Unpopular Opinion: Things were not better “back in the day”

It’s time to shut up and take off the rose-tinted glasses.
Nostalgia: Because the past is perfect when you choose to not remember the bad parts
Nostalgia: Because the past is perfect when you choose to not remember the bad parts
Cartoon by Ariel Arrieta

“Back in my day…” This is the sentence starter that we all know, and love rolling our eyes at. It’s the indicator that you’re about to hear an endless tangent about how wonderful the past was, with its lower prices and cooler cars and better values. The past is great… when you ignore all the things that sucked.

It’s time to be honest: the past is not all that older generations want to remember it as.

For example: no matter how much older generations may complain about the violence of today’s world, the rate of crimes such as murder, manslaughter and assault in America have declined 49% from 1993 to 2019 according to The Pew Research Center, Meaning that the country is technically less violent than it was over 30 years ago. 

Defined by Merriam-Webster as “a wistful or excessively sentimental yearning for return to or of some past period or irrecoverable condition”, nostalgia is a very strange yet powerful thing. The type of thing that can make older generations ignore racial violence, systemic sexism and war as they reminisce on how simple the world used to be before the creation of social media.

Nostalgia is a part of human nature, but it will always rely upon broad memories that nine times out of ten don’t accurately represent how messy the past really was.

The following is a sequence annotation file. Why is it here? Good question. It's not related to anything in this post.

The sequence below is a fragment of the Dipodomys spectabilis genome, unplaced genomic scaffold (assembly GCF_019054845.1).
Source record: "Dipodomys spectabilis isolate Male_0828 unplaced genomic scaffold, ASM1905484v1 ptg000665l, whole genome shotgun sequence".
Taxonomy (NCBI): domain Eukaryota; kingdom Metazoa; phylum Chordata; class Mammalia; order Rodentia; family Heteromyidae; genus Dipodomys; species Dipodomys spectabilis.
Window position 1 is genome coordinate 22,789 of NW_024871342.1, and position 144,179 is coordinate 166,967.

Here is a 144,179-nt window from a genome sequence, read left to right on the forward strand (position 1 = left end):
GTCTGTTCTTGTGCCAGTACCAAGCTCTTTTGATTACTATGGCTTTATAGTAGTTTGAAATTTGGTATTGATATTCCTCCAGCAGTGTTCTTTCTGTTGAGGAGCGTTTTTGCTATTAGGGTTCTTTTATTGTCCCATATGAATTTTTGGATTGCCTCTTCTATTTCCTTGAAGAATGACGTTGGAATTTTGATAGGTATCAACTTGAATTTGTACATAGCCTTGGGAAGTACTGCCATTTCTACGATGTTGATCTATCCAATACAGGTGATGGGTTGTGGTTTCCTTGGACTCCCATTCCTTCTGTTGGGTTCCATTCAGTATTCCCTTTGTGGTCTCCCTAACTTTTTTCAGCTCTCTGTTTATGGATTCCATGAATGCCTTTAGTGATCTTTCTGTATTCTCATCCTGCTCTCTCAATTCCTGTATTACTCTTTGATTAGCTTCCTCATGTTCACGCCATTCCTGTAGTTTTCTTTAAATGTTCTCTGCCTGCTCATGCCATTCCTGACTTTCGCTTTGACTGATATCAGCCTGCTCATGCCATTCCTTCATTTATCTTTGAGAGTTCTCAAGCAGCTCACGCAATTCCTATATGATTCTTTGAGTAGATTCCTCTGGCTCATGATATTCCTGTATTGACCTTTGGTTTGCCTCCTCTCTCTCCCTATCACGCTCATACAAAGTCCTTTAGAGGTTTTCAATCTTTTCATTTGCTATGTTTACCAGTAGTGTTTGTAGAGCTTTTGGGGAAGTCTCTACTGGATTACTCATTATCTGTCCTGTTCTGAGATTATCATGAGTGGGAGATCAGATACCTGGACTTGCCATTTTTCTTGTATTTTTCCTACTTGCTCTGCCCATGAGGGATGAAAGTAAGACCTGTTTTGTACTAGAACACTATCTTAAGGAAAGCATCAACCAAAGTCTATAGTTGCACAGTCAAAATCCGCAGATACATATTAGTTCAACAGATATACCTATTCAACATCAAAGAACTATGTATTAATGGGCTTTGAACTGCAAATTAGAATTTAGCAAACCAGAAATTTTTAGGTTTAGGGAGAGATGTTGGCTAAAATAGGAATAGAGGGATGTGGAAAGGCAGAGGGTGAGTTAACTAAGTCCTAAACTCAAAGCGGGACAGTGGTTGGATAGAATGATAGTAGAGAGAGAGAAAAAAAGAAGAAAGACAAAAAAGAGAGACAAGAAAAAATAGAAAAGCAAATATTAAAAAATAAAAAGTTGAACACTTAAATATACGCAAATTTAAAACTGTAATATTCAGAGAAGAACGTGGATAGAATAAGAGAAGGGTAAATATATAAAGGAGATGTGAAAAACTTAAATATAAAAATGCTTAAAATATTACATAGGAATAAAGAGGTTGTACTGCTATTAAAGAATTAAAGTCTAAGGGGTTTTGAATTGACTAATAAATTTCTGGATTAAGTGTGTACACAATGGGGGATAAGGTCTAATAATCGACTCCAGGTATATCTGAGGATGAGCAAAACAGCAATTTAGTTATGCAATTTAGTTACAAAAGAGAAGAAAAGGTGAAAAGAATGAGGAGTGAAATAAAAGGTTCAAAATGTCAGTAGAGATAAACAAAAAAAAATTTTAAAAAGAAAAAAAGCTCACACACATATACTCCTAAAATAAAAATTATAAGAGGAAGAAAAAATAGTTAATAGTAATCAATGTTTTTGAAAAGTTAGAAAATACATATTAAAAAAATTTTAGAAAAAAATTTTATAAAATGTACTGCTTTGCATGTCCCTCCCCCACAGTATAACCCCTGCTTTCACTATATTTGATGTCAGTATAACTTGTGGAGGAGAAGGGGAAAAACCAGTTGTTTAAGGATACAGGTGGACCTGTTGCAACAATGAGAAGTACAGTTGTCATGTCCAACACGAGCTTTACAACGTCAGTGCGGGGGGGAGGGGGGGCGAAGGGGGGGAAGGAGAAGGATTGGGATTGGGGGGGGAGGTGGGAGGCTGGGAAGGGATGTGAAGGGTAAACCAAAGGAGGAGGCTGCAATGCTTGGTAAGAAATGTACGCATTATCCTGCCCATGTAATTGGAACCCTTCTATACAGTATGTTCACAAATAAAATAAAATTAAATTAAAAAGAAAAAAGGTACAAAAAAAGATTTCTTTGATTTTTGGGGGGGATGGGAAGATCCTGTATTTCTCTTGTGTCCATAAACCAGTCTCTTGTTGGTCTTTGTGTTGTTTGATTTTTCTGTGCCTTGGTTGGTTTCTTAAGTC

During the Recession of 2008, millions of Americans lost their jobs and homes. Unemployment hit a high that the country hadn’t experienced since the Great Depression. I was only three years old when it happened. I wasn’t capable of understanding the stress and fears my parents and other members of my community were experiencing because I was a literal toddler. But, just because I was too young to comprehend the complexities of the situation, doesn’t mean it wasn’t a difficult time.

That naivety of childhood is what’s being missed, not necessarily the past itself. The world has and will continue to be a complicated and messy place, and the ability to acknowledge it does not change a thing.

This doesn’t necessarily mean the world doesn’t change. The quick advancement of technology has greatly increased how much of the world and its suffering is shown to us on a daily basis. Not to mention the entirely different beast that is social media. The world is changing at a rate that is incredibly overwhelming for older generations. And in a few decades time, when Gen Z are no longer the “it” generation, the world will be even more different from how it currently is. 

It’s tempting to reminisce on that state of youth where everything seemed so much simpler, but it’s more accurate to think of your memories of the past as a painting rather than a camera.

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